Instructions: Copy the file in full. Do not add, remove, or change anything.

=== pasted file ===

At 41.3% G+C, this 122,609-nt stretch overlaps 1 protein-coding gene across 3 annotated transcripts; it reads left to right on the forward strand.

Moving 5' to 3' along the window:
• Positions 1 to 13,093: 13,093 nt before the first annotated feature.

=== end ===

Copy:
At 41.3% G+C, this 122,609-nt stretch overlaps 1 protein-coding gene across 3 annotated transcripts; it reads left to right on the forward strand.

Moving 5' to 3' along the window:
• Positions 1 to 13,093: 13,093 nt before the first annotated feature.